Three women in a counselling interview

Nanoscience is one of the most important engines for innovation in new technologies and provides solutions to current key questions. Knowledge about the production, the structure and the function of chemical materials is seen as key expertise today and will be in even greater demand in the future. A significant number of large and medium-sized companies (e.g. Bayer, BASF, Evonik, Henkel, etc.) have nanotechnology products in their portfolios and generate a large part of their turnover with these products. As competition among the companies is quite strong, not only production, but also research in the field of nanoscience is gaining more and more economic importance.

Well-trained experts in the area of nanoscience are increasingly sought-after in industry and research, both in Germany as well as around the world. Typical career perspectives are jobs in the production of instruments for measurement and sensor technology, optical or medical devices, micro-building blocks (e.g. in the electronics industry), in the ceramics, chemical or metal industries, material development (plastics, bio-materials etc.), material testing and quality control.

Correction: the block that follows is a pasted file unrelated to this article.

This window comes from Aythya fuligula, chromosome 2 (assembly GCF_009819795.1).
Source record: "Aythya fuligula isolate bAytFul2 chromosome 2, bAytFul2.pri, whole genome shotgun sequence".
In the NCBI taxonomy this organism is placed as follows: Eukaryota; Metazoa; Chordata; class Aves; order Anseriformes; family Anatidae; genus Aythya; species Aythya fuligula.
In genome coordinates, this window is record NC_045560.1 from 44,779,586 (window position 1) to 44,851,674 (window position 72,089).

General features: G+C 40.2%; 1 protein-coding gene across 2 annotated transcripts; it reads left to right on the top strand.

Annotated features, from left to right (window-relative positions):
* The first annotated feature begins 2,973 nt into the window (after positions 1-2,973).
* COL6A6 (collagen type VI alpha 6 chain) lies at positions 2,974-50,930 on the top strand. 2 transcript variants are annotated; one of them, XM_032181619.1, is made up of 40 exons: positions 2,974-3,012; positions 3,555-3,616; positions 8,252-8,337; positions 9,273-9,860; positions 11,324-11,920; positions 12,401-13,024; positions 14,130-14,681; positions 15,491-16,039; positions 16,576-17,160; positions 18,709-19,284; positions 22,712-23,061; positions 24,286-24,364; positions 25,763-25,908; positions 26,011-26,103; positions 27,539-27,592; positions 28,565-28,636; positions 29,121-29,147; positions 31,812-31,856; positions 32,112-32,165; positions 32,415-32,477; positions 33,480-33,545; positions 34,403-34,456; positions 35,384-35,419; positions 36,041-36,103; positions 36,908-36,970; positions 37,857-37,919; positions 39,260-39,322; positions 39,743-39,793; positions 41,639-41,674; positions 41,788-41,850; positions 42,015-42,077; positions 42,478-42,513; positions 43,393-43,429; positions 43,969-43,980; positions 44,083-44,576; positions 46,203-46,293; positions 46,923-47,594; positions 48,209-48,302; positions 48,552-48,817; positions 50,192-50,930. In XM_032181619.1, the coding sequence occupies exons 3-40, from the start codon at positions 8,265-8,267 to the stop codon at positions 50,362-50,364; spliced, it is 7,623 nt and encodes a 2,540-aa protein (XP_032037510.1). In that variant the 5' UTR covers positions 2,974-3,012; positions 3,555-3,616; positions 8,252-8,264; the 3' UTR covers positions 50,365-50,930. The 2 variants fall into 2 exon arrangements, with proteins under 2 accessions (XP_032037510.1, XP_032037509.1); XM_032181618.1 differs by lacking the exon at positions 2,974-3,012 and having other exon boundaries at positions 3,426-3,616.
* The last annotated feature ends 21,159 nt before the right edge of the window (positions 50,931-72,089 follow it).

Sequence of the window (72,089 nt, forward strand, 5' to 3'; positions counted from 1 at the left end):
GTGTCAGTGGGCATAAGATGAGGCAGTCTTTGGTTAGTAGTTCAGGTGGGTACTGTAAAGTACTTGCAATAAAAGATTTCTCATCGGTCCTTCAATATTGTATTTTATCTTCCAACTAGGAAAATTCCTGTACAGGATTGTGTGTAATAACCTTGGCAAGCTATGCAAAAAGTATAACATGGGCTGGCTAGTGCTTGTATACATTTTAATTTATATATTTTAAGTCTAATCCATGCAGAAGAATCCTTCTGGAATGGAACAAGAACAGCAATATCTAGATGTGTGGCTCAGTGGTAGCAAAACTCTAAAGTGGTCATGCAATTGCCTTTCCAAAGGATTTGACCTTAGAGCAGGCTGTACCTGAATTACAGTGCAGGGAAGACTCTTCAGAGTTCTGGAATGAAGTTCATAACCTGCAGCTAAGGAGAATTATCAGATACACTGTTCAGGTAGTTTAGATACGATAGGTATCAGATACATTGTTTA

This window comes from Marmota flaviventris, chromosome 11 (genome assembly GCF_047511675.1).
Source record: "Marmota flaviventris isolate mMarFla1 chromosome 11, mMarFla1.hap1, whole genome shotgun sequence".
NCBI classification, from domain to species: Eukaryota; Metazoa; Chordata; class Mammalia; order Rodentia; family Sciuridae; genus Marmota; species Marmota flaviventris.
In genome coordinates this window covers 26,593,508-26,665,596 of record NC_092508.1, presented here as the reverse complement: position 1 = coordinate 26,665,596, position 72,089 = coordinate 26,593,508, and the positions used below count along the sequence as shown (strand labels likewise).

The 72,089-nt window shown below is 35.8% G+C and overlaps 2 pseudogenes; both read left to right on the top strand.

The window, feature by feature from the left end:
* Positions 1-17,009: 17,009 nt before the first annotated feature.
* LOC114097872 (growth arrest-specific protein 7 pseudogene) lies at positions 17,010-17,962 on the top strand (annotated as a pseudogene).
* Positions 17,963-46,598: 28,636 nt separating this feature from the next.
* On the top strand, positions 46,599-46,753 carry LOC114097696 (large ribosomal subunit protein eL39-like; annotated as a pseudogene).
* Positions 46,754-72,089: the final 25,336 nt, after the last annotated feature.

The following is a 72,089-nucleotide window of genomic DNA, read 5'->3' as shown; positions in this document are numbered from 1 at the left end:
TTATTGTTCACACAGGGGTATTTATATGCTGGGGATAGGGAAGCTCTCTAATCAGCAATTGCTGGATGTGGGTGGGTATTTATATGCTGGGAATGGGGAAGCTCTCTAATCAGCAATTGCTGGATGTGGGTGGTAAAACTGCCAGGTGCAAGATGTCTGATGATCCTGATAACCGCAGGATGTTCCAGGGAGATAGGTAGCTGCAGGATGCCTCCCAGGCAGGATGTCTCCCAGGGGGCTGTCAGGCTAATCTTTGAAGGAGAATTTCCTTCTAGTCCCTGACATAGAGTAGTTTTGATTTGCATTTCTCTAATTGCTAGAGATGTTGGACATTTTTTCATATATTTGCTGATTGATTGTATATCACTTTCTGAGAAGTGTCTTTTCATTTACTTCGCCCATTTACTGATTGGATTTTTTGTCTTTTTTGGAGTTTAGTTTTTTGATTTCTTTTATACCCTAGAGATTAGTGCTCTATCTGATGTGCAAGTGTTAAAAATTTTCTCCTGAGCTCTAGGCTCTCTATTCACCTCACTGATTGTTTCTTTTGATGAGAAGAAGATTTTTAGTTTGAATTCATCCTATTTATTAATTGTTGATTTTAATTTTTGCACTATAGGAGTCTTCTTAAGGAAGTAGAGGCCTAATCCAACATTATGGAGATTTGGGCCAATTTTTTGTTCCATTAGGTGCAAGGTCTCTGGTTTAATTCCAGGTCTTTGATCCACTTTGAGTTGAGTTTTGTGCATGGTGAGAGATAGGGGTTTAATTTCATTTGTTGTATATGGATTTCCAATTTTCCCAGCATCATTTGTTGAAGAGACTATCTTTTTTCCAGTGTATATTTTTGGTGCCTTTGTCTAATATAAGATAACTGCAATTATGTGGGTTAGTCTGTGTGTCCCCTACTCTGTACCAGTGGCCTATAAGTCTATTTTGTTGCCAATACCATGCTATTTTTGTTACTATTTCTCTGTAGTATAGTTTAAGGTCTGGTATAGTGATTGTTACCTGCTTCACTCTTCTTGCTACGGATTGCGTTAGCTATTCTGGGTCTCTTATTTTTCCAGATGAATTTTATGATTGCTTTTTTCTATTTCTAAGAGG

While the bachelor’s degree already provides a professional qualification, its graduates usually continue with a master's programme, like their colleagues in chemistry and life science. If your aim is a senior position in research and development, you will need to have a doctorate. The fast track option (without having to write a master’s thesis) allows above-average students to shorten their period of studies by being directly admitted as doctoral researchers.